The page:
My family is moving to Los Angeles in two weeks. Many Londoners understand intuitively why we're going.

The short version is that we want to live in a city that's a livable place to work, where we can raise our family, and where we can run our respective small businesses. But London is a city whose two priorities are being a playground for corrupt global elites who turn neighbourhoods into soulless collections of empty safe-deposit boxes in the sky, and encouraging the feckless criminality of the finance industry. These two facts are not unrelated.

My office rent has doubled this decade. We live in 600 square feet, up six flights of stairs, and can't possibly afford anything even remotely larger. The last time someone told us what our place was worth, I called him a liar. Then he showed me the paperwork; it's worth as much as it is because someone can tear it down, along with all the other small flats in our neighbourhoods, and replace them with luxury flats.

I've lived in lots of cities that were going through bubbles. Hell, I lived in San Francisco in the late 1990s. But this is different: the bubble here isn't because people are doing (allegedly) exciting things in the city's environs. The bubble here is driven by the place itself. Every single place where people do stuff, or live, is being torn down, to make room for chains and luxury blocks—and nothing much else.

It's awful. We're not poor. In any other city, and by national standards, we are the one percent. Low-income people we know and live near are in much worse shape. For one thing, they can't leave.

We've seen the writing on the wall: this is not a city for families. It's not a city for people running small firms. It's not a city for people who earn their living in the arts. We've given it the best we have, and we're getting out because we can.

A generation ago, squatters might have sneered at me as "gentrifying scum." Now, the titans of finance and extraction sneer at me as someone who's occupying land that could be put to better use by being "redeveloped," left largely empty, then flipped a decade later to someone even richer.

Why Los Angeles? I've lived there twice before. Both times, I found my neighborhood to be walkable, full of independent companies, and packed with people making cool stuff without any of the much-vaunted Los Angeles phoniness.

The USA is putting curbs on surveillance, expanding its national healthcare, and there are mass parental boycotts of standardised testing in its public schools. The UK just elected a Tory majority government that's going to continue to slash and burn the welfare state, attack schools, health, legal aid and teachers, and impose mandatory cryptographic backdoors in the technology we use to talk to each other. They've even announced that merely not breaking the law is no reason to expect that you won't be arrested.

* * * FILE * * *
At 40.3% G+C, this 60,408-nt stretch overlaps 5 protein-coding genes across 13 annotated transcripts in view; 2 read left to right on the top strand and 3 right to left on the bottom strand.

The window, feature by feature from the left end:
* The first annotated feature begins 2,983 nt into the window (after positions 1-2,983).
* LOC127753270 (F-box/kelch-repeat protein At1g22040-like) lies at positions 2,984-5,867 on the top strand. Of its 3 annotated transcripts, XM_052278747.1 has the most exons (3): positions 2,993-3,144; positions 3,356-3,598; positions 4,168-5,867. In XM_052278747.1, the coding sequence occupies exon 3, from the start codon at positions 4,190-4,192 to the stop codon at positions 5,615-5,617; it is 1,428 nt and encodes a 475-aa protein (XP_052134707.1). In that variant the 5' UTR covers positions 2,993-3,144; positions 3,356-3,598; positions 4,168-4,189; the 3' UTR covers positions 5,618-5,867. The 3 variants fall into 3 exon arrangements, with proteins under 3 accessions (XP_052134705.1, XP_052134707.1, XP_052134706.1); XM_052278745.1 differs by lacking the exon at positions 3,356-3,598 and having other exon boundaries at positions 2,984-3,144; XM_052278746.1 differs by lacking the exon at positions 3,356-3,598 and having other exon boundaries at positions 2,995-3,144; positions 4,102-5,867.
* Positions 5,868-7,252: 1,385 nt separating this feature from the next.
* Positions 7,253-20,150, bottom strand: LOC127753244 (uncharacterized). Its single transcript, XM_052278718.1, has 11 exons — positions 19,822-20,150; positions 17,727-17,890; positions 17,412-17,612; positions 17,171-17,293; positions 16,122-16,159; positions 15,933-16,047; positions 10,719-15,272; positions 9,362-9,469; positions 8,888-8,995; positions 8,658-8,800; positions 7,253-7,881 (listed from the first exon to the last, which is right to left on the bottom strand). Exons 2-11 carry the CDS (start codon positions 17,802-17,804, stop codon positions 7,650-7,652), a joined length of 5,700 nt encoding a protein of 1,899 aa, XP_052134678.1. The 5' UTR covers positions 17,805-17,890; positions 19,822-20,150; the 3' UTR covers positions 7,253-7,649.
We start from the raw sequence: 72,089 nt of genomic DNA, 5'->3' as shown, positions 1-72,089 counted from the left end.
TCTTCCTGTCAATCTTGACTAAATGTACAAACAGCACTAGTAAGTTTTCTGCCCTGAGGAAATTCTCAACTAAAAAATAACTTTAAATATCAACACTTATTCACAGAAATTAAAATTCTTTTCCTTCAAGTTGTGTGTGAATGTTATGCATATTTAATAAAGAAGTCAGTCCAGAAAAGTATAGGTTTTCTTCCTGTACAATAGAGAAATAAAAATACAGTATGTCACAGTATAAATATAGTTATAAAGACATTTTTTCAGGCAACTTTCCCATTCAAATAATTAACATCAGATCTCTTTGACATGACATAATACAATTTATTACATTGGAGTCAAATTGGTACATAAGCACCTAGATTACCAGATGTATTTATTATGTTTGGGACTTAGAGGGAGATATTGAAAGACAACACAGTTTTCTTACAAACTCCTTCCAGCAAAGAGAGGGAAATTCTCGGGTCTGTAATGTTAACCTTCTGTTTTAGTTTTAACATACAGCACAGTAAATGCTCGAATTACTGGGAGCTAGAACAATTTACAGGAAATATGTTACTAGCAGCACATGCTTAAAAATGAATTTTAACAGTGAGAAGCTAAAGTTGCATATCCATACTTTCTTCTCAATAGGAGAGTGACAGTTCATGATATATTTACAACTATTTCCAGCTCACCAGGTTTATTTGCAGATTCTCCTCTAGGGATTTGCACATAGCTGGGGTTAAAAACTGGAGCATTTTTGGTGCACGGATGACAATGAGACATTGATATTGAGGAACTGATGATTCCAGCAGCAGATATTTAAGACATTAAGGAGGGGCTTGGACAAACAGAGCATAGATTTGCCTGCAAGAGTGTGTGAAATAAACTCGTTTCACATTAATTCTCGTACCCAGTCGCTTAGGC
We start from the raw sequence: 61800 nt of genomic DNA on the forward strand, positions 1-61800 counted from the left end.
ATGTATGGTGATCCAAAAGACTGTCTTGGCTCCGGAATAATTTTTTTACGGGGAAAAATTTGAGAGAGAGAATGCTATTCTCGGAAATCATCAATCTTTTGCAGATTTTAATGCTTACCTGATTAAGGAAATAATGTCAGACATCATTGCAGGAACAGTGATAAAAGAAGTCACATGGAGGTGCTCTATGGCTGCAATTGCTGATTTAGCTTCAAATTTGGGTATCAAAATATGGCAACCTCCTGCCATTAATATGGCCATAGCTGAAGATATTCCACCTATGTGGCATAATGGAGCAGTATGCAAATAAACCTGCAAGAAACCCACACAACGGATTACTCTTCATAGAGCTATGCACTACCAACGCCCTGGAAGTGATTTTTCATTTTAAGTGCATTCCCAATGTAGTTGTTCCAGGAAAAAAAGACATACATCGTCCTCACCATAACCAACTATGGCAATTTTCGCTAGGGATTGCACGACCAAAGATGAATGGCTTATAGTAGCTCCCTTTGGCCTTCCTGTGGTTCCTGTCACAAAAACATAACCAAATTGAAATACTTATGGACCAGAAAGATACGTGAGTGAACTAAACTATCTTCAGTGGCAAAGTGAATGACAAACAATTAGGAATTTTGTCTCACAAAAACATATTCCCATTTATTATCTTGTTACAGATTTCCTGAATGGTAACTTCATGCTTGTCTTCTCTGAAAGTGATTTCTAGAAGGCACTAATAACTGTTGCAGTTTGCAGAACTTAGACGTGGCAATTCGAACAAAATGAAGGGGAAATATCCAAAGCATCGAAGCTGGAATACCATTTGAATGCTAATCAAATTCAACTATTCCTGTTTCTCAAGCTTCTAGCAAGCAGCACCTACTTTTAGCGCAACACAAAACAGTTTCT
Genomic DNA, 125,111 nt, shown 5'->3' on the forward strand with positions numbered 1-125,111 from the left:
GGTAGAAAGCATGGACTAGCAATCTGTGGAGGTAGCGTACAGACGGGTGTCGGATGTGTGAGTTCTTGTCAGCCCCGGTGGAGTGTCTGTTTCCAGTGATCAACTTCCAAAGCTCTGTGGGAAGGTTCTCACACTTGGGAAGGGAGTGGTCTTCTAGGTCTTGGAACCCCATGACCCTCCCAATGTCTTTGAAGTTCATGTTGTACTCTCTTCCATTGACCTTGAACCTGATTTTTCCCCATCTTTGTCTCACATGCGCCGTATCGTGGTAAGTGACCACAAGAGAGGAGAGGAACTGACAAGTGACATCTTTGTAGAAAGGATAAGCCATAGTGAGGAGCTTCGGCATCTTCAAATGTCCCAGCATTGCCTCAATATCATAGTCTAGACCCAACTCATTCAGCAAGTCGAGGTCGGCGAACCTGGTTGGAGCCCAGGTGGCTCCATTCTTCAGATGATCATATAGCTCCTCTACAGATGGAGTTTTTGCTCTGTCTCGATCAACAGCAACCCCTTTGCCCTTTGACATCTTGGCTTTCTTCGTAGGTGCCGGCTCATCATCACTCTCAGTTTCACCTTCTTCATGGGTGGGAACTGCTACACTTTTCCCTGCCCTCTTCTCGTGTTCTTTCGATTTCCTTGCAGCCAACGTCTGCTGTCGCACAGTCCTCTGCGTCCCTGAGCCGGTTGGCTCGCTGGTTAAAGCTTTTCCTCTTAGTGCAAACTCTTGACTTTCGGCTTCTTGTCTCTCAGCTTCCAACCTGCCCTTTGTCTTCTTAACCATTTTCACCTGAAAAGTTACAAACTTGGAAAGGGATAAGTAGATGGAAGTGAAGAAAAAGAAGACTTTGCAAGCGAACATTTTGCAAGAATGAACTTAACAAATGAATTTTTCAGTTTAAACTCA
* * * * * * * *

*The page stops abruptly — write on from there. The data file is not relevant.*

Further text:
Los Angeles is building new subways!

Don't take my word for it. Read Rowan Moore's outstanding Observer piece on the decline of London as a living city, and it's rise as a symptom of the crony-capitalism system. It summarises my feelings about leaving the city I adopted (and the country I took as my own) better than I ever could.

Even when the planning system protects, for example, the use of a location as a shop or restaurant, it has few ways of defining what sort of place that might be. It cannot tell the difference between a shop such as José Cardoso's and an Asda, or between a gay pub with decades of social history and glass-walled retail unit at the bottom of a new tower of flats. Places can now be designated "assets of community value", which gives local groups the opportunity to come up with bids for such sites, but it does not seem to be making much real difference. Efforts to insist on retaining some workspace in Hackney Wick are unlikely to provide space of the type and price that local businesses need.

At the same time, local authorities have had their budgets assaulted, which puts pressure on them to come up with money in any way they can, which helps explain why boroughs such as Lambeth want to make as much as they can out of the property they own in places such as Central Hill. It is also the reason why libraries and day-care centres have closed or are threatened.

Which brings us to an outrageous inequality in the government's attitude to austerity. The deregulation of the restrictions on conversion of sites from other uses to residential is in effect a colossal gift to those lucky enough to own them; a jackpot, a shower of golden coins from a vast, state-owned slot machine. At the same time, local authorities are bullied and squeezed into surrendering their assets, at whatever cost to their residents and tenants, just to keep financially afloat.

Beyond this inconsistent generosity is the failure by national government and London's mayor to face up to the scale of the issues involved. London's population is expected to reach 10 million by 2031, which would be 150% of its mid-1980s level, within the constraints on expanding sideways set by the green belt. This is a vast challenge that is about more than counting bedrooms. "Of course there's a housing crisis," says Harding, "but there's also an employment space crisis. It includes highly professional artists and creative businesses, the self-employed and sole traders that are the future of employment."

London: the city that ate itself [Rowan Moore/The Observer]